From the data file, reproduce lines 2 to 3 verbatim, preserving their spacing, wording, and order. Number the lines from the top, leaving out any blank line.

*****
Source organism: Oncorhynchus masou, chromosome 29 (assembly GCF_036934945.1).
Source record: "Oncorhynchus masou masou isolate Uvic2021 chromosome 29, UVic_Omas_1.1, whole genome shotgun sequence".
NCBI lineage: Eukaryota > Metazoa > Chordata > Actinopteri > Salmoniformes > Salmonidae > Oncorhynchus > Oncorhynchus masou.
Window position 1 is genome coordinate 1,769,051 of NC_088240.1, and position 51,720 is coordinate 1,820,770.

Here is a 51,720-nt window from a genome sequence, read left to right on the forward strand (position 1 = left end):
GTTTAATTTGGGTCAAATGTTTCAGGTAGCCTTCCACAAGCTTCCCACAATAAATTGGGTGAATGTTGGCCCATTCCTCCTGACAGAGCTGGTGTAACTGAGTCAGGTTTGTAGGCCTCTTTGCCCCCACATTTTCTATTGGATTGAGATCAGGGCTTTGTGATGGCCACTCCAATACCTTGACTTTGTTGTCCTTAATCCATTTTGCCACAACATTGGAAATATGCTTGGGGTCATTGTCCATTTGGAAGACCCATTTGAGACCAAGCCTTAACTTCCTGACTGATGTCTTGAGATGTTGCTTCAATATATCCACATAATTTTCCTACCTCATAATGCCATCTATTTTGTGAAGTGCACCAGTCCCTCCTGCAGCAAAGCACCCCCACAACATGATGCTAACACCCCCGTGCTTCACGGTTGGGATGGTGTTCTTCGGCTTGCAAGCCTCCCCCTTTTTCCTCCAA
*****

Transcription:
Source record: "Oncorhynchus masou masou isolate Uvic2021 chromosome 29, UVic_Omas_1.1, whole genome shotgun sequence".
NCBI lineage: Eukaryota > Metazoa > Chordata > Actinopteri > Salmoniformes > Salmonidae > Oncorhynchus > Oncorhynchus masou.